Third and final day of Pastel Live, the three-day, one-of-a-kind event put on by Eric Rhoads and Kelly Kane with the help of the amazing Streamline crew.
The first artist of the day is Marla Baggetta. Marla began painting landscapes -a middle ground between realism and abstraction- after she moved to Oregon. Today her work and workshops are increasingly sought after. Fundamental ingredients in Baggetta’s demo are the right dosage of hue, value and saturation that make the painting perfect. The artist starts from drawing and blocking with dark tones on which she spreads layers of pastel with a pop effect because of the exaggerated colors of which the artist says: “I like to stain in the brights. I think it’s easier to neutralize them rather than get them back later”. Her approach to making work is a continuous back and for between positive and negative forms. For those who ask her the secret to her success, the artist replies: ”It just takes a lot of mileage and trust to listen to the pastel fairies when they show up. You have to be ready for them!”
Sangita Phadke is a self-taught artist talented enough to earn the designation of Master Pastelist by the Pastel Society of America and the International Association of Pastel Societies. Phadke pays special attention to the organization of the crayons that must be visible to her eyes. In addition to referring to photography in the making of the demo she also proceeds to use objects from life, in this case two colored peppers Before starting the demo, make a color scheme with the colors she needs. It is also very organized in the use of the fingers: she use a different finger for each type of color to be applied. Only the little finger is used for multiple purposes. She taps the pigment with her fingers, making the translucent layers thinner. Phadke possesses a very important prerogative for an artist: imagining the final result of the work even before she leaves.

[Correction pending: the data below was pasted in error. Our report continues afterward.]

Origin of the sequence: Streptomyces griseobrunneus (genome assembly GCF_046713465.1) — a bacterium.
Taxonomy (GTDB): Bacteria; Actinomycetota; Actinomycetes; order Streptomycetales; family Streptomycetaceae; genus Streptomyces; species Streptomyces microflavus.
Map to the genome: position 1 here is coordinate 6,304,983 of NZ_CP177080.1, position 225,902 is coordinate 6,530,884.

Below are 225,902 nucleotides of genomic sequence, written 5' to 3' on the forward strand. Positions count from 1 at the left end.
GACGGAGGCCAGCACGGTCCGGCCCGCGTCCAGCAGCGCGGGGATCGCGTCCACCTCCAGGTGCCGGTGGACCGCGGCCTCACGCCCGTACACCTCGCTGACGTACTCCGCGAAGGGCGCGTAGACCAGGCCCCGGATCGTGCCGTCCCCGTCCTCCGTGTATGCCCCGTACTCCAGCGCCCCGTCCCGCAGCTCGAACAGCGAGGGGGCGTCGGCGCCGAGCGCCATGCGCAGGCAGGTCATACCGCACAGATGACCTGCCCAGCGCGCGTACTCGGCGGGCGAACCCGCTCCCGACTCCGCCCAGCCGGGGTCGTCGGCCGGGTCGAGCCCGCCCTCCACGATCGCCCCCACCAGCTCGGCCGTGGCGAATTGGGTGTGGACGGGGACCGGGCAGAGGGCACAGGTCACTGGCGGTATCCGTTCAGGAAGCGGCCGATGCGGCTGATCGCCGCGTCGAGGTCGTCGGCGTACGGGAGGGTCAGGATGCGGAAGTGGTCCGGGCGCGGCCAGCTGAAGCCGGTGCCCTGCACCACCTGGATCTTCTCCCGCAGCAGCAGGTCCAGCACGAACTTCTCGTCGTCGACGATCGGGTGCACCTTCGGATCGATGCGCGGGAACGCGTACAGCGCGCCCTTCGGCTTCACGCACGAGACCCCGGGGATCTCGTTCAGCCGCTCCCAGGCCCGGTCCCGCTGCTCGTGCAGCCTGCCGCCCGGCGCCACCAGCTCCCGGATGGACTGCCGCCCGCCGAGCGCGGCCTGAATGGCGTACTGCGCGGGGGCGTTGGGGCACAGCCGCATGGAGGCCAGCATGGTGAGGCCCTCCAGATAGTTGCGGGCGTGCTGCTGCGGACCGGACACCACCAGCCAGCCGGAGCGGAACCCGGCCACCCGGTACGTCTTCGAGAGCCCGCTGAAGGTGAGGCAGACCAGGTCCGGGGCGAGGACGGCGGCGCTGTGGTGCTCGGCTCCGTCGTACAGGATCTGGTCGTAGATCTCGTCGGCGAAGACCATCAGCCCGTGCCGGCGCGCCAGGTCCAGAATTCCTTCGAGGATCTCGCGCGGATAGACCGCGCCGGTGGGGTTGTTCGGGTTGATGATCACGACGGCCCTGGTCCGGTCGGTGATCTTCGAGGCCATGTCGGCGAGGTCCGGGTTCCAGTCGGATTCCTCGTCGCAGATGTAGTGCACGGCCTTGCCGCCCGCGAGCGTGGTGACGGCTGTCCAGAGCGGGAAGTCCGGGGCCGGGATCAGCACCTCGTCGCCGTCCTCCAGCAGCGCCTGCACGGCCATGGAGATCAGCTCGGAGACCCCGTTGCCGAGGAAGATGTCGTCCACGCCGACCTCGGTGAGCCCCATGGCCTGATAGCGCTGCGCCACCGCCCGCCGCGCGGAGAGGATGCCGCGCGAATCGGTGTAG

William A. Schneider is another standout from the first edition of Pastel Live. Among the various awards bestowed upon him are Master Circle and Eminent Pastelist from the International Association of Pastel Societies of America. The hat with which he presents himself and paints – he wants to clarify – is not an aesthetic fact but expressly technical and serves to keep the focus on the composition. Schneider, like Mario Robinson but in a different way, also proceeds to make the portrait from the inside out of the face. The artist recommends spending time in making a good basic drawing made of segments and not circular lines, after which he sets the darkest and the lightest point of the composition that serve as a reference in the construction of the palette. In choosing his palette, Schneider follows Munsell’s color wheel, according to which there are five primary colors: red, blue and yellow are joined by green and violet. After applying a thin layer of skin color work on the background with complementary colors. “When depicting a face, it’s crucial to pay attention to the eyes and mouth to avoid the terrible zombie effect,” says Schneider, who uses his palm a lot when mixing crayon, as he learned to do in his school days.